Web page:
3. Honest self criticism is necessary for you to continually improve as an investigator.  For the inexperienced investigator, I suggest finding an experienced friend who will do this with you.  Do not get offended if they find something you have missed or have done wrong.  Be open to suggestions, even from people who are not “experts” as new ideas should always at least be considered.

What I have done when doing self criticism, is that when I notice I did something wrong, or I missed something, I make a note of it, both in the file, and in a notebook I use for generic notes for myself.  In a recent case, I forgot something as basic as to confirm the identity of someone I was interviewing.  I feel silly for doing it, but I did not even realize I did it until I wrote the report of the investigation.  You can bet that is not going to happen again.  When I make mistakes in an investigation, I do not charge the client to correct the issue, because that one is on me.

If you do these three things on a consistent basis, you will have good investigations that get better as time goes on.  Always study, learn, and especially learn from your mistakes.  Becoming not just a good, but an exemplary investigator is goal I have, and you can attain that goal yourself with a little self discipline.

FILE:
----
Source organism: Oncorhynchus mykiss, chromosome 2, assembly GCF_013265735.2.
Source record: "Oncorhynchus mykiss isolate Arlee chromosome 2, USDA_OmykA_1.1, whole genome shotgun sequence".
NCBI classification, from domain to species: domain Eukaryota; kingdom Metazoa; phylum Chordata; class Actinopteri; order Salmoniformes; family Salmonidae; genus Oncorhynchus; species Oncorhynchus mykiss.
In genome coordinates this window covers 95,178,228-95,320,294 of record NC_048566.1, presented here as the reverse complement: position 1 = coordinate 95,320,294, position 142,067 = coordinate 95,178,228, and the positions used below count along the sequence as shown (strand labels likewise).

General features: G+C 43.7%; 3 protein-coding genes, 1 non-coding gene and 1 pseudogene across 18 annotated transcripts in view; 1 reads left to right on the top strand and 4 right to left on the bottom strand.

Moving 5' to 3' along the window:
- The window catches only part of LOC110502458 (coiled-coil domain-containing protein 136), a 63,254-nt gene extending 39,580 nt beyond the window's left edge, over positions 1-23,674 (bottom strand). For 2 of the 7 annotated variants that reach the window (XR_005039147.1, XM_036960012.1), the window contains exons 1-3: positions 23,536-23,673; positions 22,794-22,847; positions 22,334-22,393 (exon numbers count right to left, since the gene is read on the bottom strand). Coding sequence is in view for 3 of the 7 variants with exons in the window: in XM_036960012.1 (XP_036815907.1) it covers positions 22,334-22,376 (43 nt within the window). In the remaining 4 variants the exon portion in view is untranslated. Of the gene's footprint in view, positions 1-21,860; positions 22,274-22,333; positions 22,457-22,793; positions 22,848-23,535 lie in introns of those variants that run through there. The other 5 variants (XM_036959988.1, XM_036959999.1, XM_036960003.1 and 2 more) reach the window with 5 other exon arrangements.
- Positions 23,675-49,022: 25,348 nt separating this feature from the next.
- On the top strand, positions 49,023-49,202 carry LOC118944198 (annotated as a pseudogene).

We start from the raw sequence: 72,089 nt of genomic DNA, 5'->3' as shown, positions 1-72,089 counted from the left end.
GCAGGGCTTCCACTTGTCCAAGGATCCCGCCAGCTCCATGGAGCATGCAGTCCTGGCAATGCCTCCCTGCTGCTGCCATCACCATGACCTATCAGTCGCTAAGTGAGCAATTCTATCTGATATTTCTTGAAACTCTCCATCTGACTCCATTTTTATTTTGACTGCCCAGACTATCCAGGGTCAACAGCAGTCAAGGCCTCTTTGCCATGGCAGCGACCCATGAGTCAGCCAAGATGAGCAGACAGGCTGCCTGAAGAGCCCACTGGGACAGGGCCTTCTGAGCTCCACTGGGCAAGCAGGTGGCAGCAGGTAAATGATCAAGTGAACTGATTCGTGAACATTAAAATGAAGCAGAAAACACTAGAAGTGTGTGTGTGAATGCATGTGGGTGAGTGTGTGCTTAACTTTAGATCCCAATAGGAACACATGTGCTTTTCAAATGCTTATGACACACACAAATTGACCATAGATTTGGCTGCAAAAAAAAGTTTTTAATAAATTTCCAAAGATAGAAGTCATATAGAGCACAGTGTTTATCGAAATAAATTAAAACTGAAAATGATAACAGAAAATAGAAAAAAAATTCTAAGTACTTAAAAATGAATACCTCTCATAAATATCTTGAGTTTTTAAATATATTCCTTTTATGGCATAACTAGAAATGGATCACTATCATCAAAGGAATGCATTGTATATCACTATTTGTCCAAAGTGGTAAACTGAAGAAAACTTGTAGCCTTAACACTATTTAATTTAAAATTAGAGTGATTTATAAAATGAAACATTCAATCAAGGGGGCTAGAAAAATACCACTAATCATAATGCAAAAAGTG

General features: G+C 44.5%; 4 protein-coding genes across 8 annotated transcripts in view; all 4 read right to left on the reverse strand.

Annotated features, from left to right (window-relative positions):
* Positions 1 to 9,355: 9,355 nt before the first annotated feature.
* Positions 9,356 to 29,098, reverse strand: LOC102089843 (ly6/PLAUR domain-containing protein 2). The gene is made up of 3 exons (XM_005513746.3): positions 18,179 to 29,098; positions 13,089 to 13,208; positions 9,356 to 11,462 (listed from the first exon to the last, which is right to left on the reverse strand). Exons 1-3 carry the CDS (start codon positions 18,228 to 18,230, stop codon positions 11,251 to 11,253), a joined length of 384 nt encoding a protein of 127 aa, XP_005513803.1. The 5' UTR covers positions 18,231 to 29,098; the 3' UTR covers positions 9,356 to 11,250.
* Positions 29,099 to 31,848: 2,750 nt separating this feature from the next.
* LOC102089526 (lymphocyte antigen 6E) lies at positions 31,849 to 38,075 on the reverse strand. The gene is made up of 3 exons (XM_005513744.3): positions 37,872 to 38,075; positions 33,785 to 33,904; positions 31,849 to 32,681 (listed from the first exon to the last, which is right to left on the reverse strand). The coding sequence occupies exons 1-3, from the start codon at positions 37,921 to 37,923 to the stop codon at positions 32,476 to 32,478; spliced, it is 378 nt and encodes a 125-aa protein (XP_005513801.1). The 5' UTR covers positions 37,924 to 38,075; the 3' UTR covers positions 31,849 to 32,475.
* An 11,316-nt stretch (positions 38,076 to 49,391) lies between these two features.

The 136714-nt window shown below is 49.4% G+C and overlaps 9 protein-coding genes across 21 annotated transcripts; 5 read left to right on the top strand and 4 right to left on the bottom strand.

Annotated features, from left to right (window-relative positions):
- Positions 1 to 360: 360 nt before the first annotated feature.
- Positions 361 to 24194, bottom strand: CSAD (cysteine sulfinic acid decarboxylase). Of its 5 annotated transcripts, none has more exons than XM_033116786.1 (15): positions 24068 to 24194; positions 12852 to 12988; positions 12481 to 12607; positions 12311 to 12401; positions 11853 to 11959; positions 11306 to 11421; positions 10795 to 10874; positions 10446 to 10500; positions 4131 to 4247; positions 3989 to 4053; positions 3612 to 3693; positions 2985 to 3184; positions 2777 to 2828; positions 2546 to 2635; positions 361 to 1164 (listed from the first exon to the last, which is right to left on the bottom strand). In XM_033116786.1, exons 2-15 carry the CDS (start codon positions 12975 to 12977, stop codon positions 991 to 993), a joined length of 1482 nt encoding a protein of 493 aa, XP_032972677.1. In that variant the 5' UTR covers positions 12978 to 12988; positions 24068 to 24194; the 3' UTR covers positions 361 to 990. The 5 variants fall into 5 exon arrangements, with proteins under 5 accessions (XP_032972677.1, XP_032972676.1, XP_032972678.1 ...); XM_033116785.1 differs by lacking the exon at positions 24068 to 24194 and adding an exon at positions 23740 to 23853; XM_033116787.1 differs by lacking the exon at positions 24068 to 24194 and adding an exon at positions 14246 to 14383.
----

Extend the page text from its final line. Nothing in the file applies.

Cell Phone Recon - a Review

I decided to try out Cell Phone Recon.  I installed it on my own phone to see how it performs and what all it really does.  Here is what I can do.  I can see what calls came into the phone, calls made from the phone, text messages to and from the phone.  Emails to and from the phone (though some of these have not been tracked well).  I also can track where I have been (via the cell phone) by GPS.  Also you can switch phones when you want - but you can only monitor one phone at a time.